Homily January 5th, 2023

Memorial of Saint John Neumann, Bishop – Readings from before the Epiphany

As we continue our meditation upon the mystery of Christmas, the dialogue we just heard from the Gospel helps us to delve into that mystery more deeply. We see this in two points: first, Philip’s invitation and Nathanael’s response, and, secondly, Nathaniel’s interaction with Jesus. First, Philip told Nathanael that he had found “him of whom Moses in the law and also the prophets wrote, Jesus of Nazareth, the son of Joseph” (Jn 1: 45). As we know, Nathanael’s retort was rather strongly prejudiced: “Can anything good come out of Nazareth?” Commenting on this passage, Pope Emeritus Benedict the XVI writes that, “In its own way, this protest is important for us. Indeed, it makes us see that according to Judaic expectations the Messiah could not come from such an obscure village as Nazareth. But at the same time Nathanael’s protest highlights God’s freedom, which baffles our expectations by causing him to be found in the very place where we least expect him.” God chooses who He wants, when He wants, where He wants, for what He wants. For the birth of His Son He chose a poor virgin with a carpenter husband and a stable; to prolong the Incarnation of the Word, He chooses us, with our weaknesses, defects, and shortcomings. Yet, perhaps in a place or in a person where people would least expect it, holiness can be found. Likewise, even in the midst of trials and difficulties, holiness can be had.

In reply, Philip offers Nathanael a meaningful invitation: “Come and see!” Jesus Himself offered these words to disciples yesterday. Explaining Christ’s answer, and what it means here too, Thomas Aquinas comments, “Come and see, because the dwelling of God, whether of glory or grace, cannot be known except by experience: for it cannot be explained in words. . . .  And so Christ says, ‘Come and see’: Come, by believing and working; and see, by experiencing and understanding.” Draw near to Christ through belief and deeds, and you will see by experience and understanding where Christ remains. Again, Pope Benedict reminds us that “knowledge of Jesus needs above all a first-hand experience . . . we ourselves must then be personally involved in a close and deep relationship with Jesus,” and this is the invitation that Christ extends to us.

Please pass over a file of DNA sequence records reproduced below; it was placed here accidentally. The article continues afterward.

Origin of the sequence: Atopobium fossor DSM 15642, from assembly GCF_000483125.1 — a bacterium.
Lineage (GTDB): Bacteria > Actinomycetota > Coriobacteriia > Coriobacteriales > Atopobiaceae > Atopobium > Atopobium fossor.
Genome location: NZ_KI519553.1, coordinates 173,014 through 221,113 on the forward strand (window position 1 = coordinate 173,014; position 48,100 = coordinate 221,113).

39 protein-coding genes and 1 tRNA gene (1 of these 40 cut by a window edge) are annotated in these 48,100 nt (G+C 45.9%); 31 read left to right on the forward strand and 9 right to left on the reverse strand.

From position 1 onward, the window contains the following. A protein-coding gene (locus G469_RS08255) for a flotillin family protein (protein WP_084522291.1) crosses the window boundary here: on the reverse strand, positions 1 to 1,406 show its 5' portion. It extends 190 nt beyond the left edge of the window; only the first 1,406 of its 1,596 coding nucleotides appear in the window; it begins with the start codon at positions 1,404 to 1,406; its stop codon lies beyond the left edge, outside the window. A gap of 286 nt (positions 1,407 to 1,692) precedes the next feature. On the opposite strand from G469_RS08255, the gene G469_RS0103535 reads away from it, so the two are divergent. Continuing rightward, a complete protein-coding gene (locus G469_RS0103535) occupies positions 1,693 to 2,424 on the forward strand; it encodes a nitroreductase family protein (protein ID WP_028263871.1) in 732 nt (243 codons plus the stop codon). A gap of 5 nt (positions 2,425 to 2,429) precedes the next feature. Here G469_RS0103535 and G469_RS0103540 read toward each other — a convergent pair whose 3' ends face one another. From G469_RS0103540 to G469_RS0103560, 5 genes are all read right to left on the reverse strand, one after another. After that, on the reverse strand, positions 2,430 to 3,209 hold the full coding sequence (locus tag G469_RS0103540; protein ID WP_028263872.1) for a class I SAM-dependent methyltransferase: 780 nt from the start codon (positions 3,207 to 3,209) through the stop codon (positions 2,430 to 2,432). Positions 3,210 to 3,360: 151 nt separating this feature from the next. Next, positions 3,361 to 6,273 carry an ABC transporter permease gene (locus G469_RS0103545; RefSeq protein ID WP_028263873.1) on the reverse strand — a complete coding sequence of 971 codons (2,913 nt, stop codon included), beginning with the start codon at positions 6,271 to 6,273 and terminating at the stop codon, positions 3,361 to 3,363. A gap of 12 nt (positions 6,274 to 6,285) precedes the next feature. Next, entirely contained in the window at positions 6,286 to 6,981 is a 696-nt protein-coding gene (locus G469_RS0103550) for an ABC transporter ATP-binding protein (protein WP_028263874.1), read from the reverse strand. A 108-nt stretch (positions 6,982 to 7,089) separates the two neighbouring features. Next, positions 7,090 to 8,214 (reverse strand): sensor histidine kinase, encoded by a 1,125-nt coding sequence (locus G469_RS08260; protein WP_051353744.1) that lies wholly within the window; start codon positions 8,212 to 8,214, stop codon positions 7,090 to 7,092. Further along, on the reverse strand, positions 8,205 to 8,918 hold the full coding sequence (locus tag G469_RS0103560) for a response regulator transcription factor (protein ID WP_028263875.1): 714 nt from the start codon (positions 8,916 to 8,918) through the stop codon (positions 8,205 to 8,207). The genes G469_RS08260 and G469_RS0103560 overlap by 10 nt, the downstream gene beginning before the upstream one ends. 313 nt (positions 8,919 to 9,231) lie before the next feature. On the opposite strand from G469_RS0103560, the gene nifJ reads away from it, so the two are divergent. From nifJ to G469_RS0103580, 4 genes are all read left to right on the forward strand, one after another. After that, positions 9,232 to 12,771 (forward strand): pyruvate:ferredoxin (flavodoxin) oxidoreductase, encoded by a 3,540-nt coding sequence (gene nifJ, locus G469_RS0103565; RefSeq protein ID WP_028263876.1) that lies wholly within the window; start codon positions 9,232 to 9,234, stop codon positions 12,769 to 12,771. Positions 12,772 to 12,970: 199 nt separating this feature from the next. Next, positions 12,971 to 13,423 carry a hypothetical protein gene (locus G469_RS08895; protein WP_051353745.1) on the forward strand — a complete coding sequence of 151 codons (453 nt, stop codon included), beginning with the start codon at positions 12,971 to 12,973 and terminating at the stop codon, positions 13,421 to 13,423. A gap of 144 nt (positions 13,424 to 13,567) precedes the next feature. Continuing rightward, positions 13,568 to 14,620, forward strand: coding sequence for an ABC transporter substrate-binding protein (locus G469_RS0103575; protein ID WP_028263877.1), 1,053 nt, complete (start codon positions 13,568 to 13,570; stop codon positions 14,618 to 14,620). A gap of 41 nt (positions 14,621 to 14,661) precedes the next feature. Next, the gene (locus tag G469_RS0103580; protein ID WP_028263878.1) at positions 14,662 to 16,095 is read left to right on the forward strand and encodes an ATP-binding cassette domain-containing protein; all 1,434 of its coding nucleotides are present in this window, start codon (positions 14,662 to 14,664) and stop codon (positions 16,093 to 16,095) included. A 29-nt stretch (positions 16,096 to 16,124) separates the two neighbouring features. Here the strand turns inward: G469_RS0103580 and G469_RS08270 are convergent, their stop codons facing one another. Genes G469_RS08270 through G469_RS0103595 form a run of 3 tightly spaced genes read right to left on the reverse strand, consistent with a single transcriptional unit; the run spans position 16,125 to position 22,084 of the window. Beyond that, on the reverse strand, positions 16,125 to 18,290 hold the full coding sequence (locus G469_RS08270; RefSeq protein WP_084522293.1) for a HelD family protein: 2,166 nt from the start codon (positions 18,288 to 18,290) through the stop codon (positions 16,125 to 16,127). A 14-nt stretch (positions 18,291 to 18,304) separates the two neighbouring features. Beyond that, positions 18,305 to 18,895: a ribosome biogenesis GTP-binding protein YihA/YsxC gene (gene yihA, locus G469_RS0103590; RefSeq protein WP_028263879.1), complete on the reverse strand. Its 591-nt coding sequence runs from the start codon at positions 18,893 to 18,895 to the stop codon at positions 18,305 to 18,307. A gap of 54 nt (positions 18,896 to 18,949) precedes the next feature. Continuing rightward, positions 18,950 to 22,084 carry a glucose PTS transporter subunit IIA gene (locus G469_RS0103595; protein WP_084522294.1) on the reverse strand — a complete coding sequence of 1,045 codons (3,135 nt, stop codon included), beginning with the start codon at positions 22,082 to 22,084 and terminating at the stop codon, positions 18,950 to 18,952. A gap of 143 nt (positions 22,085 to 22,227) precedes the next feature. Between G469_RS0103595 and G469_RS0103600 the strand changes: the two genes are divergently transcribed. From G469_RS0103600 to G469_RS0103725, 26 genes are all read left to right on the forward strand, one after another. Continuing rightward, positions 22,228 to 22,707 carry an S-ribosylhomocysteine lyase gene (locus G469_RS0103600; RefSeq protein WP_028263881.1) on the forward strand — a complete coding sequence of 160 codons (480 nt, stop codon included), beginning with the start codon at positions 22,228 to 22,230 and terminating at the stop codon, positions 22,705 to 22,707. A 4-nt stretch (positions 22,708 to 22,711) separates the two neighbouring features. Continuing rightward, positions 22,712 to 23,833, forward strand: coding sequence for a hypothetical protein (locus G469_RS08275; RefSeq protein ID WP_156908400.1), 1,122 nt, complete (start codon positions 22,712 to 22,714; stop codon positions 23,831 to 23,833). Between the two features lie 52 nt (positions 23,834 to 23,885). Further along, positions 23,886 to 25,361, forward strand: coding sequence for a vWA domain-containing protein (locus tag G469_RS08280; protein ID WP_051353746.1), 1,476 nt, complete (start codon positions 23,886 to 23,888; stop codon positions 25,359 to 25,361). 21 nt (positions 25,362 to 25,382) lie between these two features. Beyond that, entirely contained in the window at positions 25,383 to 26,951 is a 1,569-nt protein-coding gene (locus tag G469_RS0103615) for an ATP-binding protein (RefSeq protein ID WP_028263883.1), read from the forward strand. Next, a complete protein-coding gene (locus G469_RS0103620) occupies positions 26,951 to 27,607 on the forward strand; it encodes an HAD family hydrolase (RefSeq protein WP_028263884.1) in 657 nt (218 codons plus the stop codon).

In the second half of the Gospel, in his encounter with Christ, Nathaniel is labeled “a true child of Israel. There is no duplicity in him.” Christ is referring to Jacob, who tricked his father Isaac in order to receive his blessing before Esau and was therefore deceitful. Although Jacob’s name was later changed to “Israel,” by calling him a “true son” Jesus relates him, instead, directly back to Abraham. This praise provokes the curiosity of Nathanael who answers in amazement: “How do you know me?”

Jesus’ reply about the fig tree is a mysterious one. Some fathers of the Church say that it is a reference to Messianic peace, since the fig tree is a symbol of it, and others, like Saint Augustine, that it refers to sin, since our first parents covered themselves with fig leaves. The fact remains, however, that only Jesus and Nathaniel really understand what the reference is to, and it is certain that the mere mention of the fig tree deeply affects Nathanael; it wasn’t some useless or idle reference, but rather something profound. Again Pope Benedict affirms, “[Nathaniel’s] heart is moved by Jesus’ words, he feels understood and he understands: ‘This man knows everything about me, he knows and is familiar with the road of life; I can truly trust this man.’” This is true of our lives as well: Jesus knows us, and knows us perfectly, even down to the smallest of details. He knows where we have been and where we are going. We can trust ourselves to His love and His providence, which never fails to provide for us.

Let us ask, through the intercession of Mary, Mother of God, and Saint John Neumann, for the grace to trust Jesus Christ and to look for Him even in the most unexpected places.



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